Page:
Bats May Hold Key to Longevity

Bats, like this big eared townsend bat, have unusually robust immune systems. (Image credit: Public domain)

For centuries, bats have been vilified as little more than disease-carrying, blood-sucking creatures of the night. Researchers in Australia, however, have found that bats may someday help people unlock the secrets of immunity and longevity.

The Bat Pack is a group of Aussie scientists who have spent years collaborating with a global network of bat experts to unravel the genome of two species: the black flying fox, an Australian bat, and the David's myotis, which is native to China.

Their research has revealed that the evolution of bat flight may have led to the mammals developing immune systems that are uncannily robust, says the Geelong Advertiser.

"Flying is a very energetic activity that produces toxic byproducts, and so when bats learned to fly, by necessity they also had to learn to deal with those toxins, and we are proposing that this had a whole spillover effect," researcher Dr Chris Cowled told the Geelong Advertiser.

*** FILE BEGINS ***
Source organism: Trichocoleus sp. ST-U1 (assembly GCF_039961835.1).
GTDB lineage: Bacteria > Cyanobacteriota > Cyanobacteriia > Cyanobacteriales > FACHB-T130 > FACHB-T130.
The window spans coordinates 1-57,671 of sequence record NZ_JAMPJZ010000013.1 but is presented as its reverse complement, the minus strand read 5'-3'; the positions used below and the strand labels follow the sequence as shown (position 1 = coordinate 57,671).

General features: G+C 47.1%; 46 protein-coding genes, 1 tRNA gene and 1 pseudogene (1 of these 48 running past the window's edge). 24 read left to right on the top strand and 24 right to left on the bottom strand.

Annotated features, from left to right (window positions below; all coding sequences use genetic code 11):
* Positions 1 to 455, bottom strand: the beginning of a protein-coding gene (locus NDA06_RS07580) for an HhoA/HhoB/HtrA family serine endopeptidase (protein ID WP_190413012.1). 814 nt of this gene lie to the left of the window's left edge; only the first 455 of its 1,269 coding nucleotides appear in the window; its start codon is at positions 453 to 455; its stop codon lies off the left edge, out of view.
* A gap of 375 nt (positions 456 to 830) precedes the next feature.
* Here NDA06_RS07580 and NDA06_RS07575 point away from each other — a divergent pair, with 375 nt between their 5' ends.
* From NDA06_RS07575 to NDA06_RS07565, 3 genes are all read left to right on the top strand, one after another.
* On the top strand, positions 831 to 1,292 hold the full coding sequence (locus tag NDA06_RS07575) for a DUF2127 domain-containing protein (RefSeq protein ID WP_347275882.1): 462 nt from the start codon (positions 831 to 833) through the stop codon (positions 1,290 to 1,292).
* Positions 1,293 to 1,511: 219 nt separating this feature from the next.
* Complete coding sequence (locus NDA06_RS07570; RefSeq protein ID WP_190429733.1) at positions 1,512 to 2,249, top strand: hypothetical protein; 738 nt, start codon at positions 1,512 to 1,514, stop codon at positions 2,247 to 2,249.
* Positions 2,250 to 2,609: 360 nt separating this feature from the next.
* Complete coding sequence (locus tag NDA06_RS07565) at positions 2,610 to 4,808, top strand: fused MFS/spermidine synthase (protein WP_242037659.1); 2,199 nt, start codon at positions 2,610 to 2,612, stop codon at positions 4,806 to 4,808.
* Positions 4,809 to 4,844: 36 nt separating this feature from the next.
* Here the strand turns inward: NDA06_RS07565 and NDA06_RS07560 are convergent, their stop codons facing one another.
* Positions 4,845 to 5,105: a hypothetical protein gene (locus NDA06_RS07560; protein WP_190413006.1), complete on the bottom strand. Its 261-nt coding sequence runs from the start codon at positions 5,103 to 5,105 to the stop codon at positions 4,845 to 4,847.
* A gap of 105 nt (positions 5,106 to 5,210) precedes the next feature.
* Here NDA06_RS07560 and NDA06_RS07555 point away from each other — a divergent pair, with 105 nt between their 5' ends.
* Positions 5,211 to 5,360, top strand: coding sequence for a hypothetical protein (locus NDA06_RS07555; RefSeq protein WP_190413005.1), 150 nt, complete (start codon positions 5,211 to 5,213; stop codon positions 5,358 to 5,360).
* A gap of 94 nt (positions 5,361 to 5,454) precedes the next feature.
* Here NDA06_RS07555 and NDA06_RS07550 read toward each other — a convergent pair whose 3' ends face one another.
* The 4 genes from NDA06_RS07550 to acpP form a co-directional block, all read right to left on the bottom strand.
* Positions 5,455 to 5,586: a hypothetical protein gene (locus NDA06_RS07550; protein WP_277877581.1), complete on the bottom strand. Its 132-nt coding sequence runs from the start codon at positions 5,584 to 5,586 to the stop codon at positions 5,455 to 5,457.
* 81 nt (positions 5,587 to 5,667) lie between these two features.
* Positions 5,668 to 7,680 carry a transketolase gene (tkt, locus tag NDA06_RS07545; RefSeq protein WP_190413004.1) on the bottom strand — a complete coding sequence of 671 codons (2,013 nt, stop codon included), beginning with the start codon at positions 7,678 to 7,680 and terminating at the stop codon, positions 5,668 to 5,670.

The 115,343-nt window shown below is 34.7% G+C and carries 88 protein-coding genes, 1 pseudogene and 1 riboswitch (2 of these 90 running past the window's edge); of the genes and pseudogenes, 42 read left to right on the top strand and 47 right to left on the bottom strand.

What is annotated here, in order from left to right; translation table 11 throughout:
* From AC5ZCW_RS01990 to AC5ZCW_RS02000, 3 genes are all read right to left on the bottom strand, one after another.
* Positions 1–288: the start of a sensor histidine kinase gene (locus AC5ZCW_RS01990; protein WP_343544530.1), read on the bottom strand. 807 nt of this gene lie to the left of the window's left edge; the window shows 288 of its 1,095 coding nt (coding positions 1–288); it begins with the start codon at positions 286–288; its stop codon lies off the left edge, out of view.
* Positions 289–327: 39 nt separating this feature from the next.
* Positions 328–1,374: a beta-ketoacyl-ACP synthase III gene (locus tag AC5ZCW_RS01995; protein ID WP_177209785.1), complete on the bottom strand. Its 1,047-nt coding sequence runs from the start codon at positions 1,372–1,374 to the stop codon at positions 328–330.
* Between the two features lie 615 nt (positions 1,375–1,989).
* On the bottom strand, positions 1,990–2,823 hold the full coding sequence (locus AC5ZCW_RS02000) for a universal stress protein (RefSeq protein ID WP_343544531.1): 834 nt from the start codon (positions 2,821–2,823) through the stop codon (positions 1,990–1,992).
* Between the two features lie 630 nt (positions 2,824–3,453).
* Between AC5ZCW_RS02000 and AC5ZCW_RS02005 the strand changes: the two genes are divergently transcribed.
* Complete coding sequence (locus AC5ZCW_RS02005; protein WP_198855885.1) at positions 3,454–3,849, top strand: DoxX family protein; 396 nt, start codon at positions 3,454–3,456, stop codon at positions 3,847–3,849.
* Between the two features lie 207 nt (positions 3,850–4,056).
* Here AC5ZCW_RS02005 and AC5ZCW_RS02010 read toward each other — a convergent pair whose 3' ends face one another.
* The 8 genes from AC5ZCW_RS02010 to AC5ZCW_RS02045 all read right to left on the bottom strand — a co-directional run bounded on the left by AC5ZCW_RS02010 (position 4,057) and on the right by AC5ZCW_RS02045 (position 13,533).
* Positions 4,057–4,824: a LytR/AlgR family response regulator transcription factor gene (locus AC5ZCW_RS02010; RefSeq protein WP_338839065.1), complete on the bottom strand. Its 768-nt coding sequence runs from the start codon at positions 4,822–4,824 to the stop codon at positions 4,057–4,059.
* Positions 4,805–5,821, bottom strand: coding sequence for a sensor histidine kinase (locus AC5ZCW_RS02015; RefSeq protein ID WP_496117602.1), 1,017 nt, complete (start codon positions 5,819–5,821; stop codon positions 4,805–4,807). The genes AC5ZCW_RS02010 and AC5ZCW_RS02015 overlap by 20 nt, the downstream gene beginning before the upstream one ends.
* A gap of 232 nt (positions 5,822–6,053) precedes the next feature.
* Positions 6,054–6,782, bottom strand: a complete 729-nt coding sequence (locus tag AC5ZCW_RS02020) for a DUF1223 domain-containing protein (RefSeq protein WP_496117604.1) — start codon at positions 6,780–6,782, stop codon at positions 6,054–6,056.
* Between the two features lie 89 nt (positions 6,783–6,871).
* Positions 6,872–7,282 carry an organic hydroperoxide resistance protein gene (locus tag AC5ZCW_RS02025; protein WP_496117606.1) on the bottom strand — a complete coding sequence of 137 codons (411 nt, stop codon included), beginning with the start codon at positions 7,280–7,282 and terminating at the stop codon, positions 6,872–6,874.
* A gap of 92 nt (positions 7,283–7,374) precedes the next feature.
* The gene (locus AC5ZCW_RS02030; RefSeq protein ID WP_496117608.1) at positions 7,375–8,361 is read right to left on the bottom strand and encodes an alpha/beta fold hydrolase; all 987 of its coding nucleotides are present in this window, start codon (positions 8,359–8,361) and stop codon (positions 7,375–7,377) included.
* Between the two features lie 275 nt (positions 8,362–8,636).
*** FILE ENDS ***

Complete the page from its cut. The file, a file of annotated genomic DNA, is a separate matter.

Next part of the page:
"The vast majority of new diseases in humans, around three-quarters of them, have an origin in animals, and, of these, bat diseases are the most deadly of all," Cowled said. "However, bats don't show signs of disease, which means they must have something special going on with their immune systems."

After the bat genomes were sequenced, the Bat Pack began the task of comparing their genetic makeup to those of other mammals (including humans) to see where the similarities and differences lay.

It's possible, according to Dr Cowled, that further investigations into the immune systems of bats could one day allow scientists to prevent cancer as well as outbreaks of viruses common to bats, including the Ebola and SARS viruses, reports the Geelong Advertiser.

But bats are not immune to all diseases, of course: A deadly condition known as white-nose syndrome, caused by a fungus, has killed off millions of North American bats from at least seven different species. Though there's no known cure, some bat populations have started to rebound, signaling that the animals may have started to develop an immunity to the disease. 

Follow LiveScience on Twitter @livescience. We're also on Facebook & Google+.

Marc Lallanilla
Live Science Contributor
Marc Lallanilla has been a science writer and health editor at and a producer with His freelance writing has appeared in the Los Angeles Times and Marc has a Master's degree in environmental planning from the University of California, Berkeley, and an undergraduate degree from the University of Texas at Austin.